After an “investigation,” the British sports authority has now deemed Smith’s behaviour to warrant a removal of funding and a two-month ban from sport. This is the re-entry of blasphemy laws through the back door, where newspapers, daytime chat-shows and sports authorities decide between them that one religion is worthy of particular protection. They do so because they take the religion of Islam uniquely on its own estimation and believe, as well as fear, the warnings of the Islamic blasphemy-police worldwide.
The front-door reintroduction of blasphemy laws, meantime, is being initiated in a country which once prided itself on being among the first in the world to throw off clerical intrusion into politics. The Dutch politician Geert Wilders has been put on trial before. In 2010 he was tried in the courts for the contents of his film Fitna as well as a number of articles. The trial collapsed after one of the expert witnesses—the late, great Dutch scholar of Islam, Hans Jansen—revealed that a judge in the case had tried in private to influence him to change his testimony. The trial was transparently rigged and made Dutch justice look like that of a tin-pot dictatorship rather than one of the world’s most developed democracies. The trial was rescheduled and, after considerable legal wrangling, Wilders was eventually found “not guilty” of a non-crime in 2011.
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A little over two years ago, I wrote:
“The Middle Eastern see-saw is leaning heavily towards the Saudi-Egyptian axis, but it is not at all clear whether that coalition will continue to direct the Middle East in another year or two. Israel must not be tempted to align its security and future with a temporary constellation, no matter how good it appears to be. Israel must always base its policy on long term planning that gives priority to Israel and its territorial possessions and not to agreements resting on the shifting sands of the Middle East.”
Unfortunately, for the last two years Israelis and many others have been talking about the importance of a treaty between Israel and the so-called “coalition of moderate Sunni nations” – to wit, Egypt, Saudi Arabia, Jordan, The United Arab Emirates, and the Palestinian Authority — all of them united against the Iranian threat and ISIS.
The foundation of the “moderate Sunni coalition” was the close cooperation between Egypt and Saudi Arabia, that began when King Abdullah, all heart and outspread hands, supported General Sisi, who in July 2013 ousted elected president Mohammed Morsi, a member of the Muslim Brotherhood–this in opposition to the will of the US government and Europe. The Saudi billions saved Egypt from bankruptcy, and the cooperation between the two countries reached the point where Egyptian soldiers came to the aid of the Saudis in their struggle against the Iranian and Houthi forces in Yemen.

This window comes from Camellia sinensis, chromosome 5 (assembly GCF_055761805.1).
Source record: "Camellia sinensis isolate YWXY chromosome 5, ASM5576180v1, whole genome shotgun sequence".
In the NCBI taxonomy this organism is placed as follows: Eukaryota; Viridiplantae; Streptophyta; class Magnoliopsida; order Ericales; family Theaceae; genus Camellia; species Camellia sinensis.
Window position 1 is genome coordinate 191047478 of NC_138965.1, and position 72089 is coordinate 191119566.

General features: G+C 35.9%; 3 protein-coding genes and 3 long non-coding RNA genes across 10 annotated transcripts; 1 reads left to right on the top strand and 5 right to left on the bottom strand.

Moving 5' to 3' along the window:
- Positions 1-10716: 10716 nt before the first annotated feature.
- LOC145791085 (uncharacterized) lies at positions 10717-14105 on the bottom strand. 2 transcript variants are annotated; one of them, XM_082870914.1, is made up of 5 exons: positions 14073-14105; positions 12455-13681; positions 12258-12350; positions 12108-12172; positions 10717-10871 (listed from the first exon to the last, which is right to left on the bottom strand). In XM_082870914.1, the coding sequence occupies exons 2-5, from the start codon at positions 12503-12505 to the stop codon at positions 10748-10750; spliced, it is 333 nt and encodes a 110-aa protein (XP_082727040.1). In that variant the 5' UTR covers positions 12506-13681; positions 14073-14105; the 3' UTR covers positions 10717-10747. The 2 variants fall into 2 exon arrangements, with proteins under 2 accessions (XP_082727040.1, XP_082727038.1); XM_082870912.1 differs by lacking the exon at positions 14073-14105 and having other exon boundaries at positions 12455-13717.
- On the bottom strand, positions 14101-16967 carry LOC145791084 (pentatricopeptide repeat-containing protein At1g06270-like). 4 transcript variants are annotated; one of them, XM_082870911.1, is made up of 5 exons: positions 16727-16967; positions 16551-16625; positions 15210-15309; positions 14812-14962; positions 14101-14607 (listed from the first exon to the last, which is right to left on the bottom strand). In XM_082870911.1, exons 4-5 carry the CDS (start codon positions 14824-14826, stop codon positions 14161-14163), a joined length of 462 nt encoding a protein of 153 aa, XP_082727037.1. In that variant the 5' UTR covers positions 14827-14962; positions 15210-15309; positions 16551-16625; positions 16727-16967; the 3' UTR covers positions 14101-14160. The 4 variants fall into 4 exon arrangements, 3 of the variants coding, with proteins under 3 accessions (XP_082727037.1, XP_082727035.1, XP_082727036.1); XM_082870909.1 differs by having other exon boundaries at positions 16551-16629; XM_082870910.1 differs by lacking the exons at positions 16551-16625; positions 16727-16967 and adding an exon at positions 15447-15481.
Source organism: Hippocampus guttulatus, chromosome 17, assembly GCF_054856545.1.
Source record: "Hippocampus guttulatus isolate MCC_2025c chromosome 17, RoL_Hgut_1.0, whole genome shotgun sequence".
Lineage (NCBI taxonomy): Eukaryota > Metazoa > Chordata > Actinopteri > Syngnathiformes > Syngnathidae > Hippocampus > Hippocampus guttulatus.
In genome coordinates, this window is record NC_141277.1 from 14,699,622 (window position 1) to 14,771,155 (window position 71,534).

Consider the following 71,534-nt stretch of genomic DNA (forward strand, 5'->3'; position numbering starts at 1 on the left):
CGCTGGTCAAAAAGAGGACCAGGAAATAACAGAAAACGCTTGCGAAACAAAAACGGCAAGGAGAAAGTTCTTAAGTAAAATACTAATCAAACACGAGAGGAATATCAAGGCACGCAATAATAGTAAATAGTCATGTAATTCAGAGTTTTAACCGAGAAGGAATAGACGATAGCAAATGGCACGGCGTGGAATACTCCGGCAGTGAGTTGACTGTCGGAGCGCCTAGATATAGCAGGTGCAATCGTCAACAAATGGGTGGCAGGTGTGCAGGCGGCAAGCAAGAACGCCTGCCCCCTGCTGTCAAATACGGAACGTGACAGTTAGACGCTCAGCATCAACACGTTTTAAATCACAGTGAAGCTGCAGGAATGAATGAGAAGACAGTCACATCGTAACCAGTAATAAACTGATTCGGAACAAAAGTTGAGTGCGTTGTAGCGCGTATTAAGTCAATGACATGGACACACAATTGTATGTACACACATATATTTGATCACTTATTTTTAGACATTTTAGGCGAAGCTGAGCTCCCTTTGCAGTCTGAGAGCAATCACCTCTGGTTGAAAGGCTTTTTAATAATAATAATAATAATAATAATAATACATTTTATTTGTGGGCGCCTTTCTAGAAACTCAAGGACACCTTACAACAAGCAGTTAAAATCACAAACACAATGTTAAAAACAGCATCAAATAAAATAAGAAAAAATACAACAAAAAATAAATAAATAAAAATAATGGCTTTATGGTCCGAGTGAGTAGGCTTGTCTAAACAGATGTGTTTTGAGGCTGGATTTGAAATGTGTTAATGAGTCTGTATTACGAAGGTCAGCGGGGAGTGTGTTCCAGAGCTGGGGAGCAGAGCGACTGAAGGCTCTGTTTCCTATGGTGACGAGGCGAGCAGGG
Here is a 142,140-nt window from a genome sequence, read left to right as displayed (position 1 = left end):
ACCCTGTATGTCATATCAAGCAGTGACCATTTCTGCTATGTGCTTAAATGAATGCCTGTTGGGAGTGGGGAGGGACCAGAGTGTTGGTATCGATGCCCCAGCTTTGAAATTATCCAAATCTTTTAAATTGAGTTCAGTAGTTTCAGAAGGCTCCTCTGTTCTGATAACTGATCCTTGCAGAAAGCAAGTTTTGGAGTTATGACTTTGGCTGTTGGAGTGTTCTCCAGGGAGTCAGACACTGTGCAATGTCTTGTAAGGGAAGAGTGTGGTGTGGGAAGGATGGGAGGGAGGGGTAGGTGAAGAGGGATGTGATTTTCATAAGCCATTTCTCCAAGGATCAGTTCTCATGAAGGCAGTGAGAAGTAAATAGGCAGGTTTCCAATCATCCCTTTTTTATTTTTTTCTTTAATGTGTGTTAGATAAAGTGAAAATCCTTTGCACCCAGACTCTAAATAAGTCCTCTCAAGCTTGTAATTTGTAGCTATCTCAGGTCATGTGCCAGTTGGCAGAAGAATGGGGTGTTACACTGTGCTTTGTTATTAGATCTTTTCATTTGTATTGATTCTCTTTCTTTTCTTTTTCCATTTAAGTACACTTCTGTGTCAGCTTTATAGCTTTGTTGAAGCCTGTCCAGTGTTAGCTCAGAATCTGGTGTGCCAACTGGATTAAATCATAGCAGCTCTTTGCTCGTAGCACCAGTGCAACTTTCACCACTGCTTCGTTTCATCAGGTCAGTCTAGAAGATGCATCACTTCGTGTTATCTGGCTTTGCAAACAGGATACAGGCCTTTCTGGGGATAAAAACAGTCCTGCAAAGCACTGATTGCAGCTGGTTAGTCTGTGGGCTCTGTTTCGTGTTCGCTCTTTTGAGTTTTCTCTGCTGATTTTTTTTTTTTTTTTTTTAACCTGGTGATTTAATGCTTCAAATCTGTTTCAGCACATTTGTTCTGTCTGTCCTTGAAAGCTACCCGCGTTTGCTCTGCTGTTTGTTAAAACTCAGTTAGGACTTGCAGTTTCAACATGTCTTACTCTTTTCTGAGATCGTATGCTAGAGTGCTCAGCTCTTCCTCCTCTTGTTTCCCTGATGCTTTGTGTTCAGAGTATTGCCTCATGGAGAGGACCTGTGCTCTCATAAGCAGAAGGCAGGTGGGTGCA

Except that since then, the sand dunes have shifted. Egypt is now in close cahoots with Saudi Arabia’s enemies, headed by Iran.
How did the turnabout happen?
The answer is to be found in the situation in Syria over the past two years. The Assad issue polarizes all the countries involved in Syria: Russia, Iran, Iraq and Hezbollah support Assad actively, not only politically, and are taking part in the fighting. Assad would be long gone without this involvement. On the other side of the court, Saudi Arabia, Turkey and some of the Emirates are undermining Assad politically and financially, arming and training those rebelling against his regime.
The scales of war tipped towards Assad during the past year once Russian military involvement began to increase in strength. One can say with certainty that Russia has become the Syrian Army’s main source of power, mainly from the air, and that a good part of the Russian navy is concentrated opposite Syria’s shores. The air defense systems that Russia has spread along the Syrian coast threaten the activities of the US, Israeli and Turkish warplanes in the area.
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The story of Taiwan’s expulsion from the UN is a cautionary tale for Israel. In 1971, after Richard Nixon and Henry Kissinger implemented a rapprochement with the despots of Communist China, pro-American Taiwan was expelled by the United Nations to accommodate Peking (now Beijing).
In 1979 the American embassy in Taipei was downgraded to a consulate, the embassy to China relocated to Beijing.
Although Taiwan gave up all claims to the mainland, it didn’t help at the UN which systematically reduced Taiwan’s role, banning it not only from the Security Council but from the General Assembly. It has hung on to a peripheral place on a few subcommittees, where it is routinely harassed by other members. Taiwan continues to apply for UN membership but its applications have been denied, shamefully with American support for the continuing ban. Nonetheless Taiwan remains a thriving democracy now governed by a woman, Tsai Ing-wen.
The American embassy today is in Tel-Aviv not in Jerusalem, Israel’s capital. The United Nations edges closer and closer to recognition of a “Palestinian” state. Israel can meet the fate of Taiwan should a “Greater Arab Palestine” be formally endorsed by the representatives of the “HateIsraelstans”– those post-colonial nations that won independence in the 1950s, increasing the number of UN member states to 193, most of them oppressive tyrannies.